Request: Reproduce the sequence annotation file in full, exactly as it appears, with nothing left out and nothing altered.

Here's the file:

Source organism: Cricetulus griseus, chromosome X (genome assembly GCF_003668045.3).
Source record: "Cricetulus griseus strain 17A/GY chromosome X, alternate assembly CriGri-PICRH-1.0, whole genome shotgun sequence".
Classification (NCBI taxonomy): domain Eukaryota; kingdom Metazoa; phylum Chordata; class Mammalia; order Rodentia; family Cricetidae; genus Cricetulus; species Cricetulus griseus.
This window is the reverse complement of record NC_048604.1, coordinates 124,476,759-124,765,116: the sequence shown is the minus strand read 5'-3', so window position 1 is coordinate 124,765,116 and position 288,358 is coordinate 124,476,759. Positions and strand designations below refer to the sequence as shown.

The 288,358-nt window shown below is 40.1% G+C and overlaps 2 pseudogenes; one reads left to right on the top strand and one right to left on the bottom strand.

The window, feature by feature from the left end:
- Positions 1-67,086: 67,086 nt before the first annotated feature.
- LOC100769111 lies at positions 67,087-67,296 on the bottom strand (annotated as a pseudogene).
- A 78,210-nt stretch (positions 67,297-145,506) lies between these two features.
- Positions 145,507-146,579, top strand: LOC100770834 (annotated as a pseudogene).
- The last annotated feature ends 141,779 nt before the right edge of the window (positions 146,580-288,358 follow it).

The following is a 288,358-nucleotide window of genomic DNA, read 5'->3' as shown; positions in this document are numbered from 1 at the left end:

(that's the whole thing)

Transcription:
Source organism: Cricetulus griseus, chromosome X (genome assembly GCF_003668045.3).
Source record: "Cricetulus griseus strain 17A/GY chromosome X, alternate assembly CriGri-PICRH-1.0, whole genome shotgun sequence".
Classification (NCBI taxonomy): domain Eukaryota; kingdom Metazoa; phylum Chordata; class Mammalia; order Rodentia; family Cricetidae; genus Cricetulus; species Cricetulus griseus.
This window is the reverse complement of record NC_048604.1, coordinates 124,476,759-124,765,116: the sequence shown is the minus strand read 5'-3', so window position 1 is coordinate 124,765,116 and position 288,358 is coordinate 124,476,759. Positions and strand designations below refer to the sequence as shown.

The 288,358-nt window shown below is 40.1% G+C and overlaps 2 pseudogenes; one reads left to right on the top strand and one right to left on the bottom strand.

The window, feature by feature from the left end:
- Positions 1-67,086: 67,086 nt before the first annotated feature.
- LOC100769111 lies at positions 67,087-67,296 on the bottom strand (annotated as a pseudogene).
- A 78,210-nt stretch (positions 67,297-145,506) lies between these two features.
- Positions 145,507-146,579, top strand: LOC100770834 (annotated as a pseudogene).
- The last annotated feature ends 141,779 nt before the right edge of the window (positions 146,580-288,358 follow it).

The following is a 288,358-nucleotide window of genomic DNA, read 5'->3' as shown; positions in this document are numbered from 1 at the left end: